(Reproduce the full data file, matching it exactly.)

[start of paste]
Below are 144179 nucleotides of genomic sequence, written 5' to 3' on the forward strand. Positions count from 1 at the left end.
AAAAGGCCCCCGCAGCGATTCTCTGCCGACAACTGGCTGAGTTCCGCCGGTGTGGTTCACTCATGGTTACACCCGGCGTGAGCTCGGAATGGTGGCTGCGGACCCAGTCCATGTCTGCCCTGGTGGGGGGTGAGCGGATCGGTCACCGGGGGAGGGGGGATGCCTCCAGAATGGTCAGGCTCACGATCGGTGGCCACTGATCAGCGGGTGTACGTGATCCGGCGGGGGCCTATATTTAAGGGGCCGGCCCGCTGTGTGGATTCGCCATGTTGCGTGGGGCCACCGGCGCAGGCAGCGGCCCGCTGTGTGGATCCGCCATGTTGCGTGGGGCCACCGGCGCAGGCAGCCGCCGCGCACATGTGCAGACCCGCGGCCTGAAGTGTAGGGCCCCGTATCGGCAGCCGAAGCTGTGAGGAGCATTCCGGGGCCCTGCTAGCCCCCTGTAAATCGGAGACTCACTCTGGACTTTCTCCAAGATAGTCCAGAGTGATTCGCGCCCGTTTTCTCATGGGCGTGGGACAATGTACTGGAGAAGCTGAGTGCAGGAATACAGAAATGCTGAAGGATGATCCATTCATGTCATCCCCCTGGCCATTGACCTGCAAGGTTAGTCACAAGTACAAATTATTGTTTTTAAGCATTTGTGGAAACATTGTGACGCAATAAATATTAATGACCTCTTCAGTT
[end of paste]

Below are 144179 nucleotides of genomic sequence, written 5' to 3' on the forward strand. Positions count from 1 at the left end.
AAAAGGCCCCCGCAGCGATTCTCTGCCGACAACTGGCTGAGTTCCGCCGGTGTGGTTCACTCATGGTTACACCCGGCGTGAGCTCGGAATGGTGGCTGCGGACCCAGTCCATGTCTGCCCTGGTGGGGGGTGAGCGGATCGGTCACCGGGGGAGGGGGGATGCCTCCAGAATGGTCAGGCTCACGATCGGTGGCCACTGATCAGCGGGTGTACGTGATCCGGCGGGGGCCTATATTTAAGGGGCCGGCCCGCTGTGTGGATTCGCCATGTTGCGTGGGGCCACCGGCGCAGGCAGCGGCCCGCTGTGTGGATCCGCCATGTTGCGTGGGGCCACCGGCGCAGGCAGCCGCCGCGCACATGTGCAGACCCGCGGCCTGAAGTGTAGGGCCCCGTATCGGCAGCCGAAGCTGTGAGGAGCATTCCGGGGCCCTGCTAGCCCCCTGTAAATCGGAGACTCACTCTGGACTTTCTCCAAGATAGTCCAGAGTGATTCGCGCCCGTTTTCTCATGGGCGTGGGACAATGTACTGGAGAAGCTGAGTGCAGGAATACAGAAATGCTGAAGGATGATCCATTCATGTCATCCCCCTGGCCATTGACCTGCAAGGTTAGTCACAAGTACAAATTATTGTTTTTAAGCATTTGTGGAAACATTGTGACGCAATAAATATTAATGACCTCTTCAGTT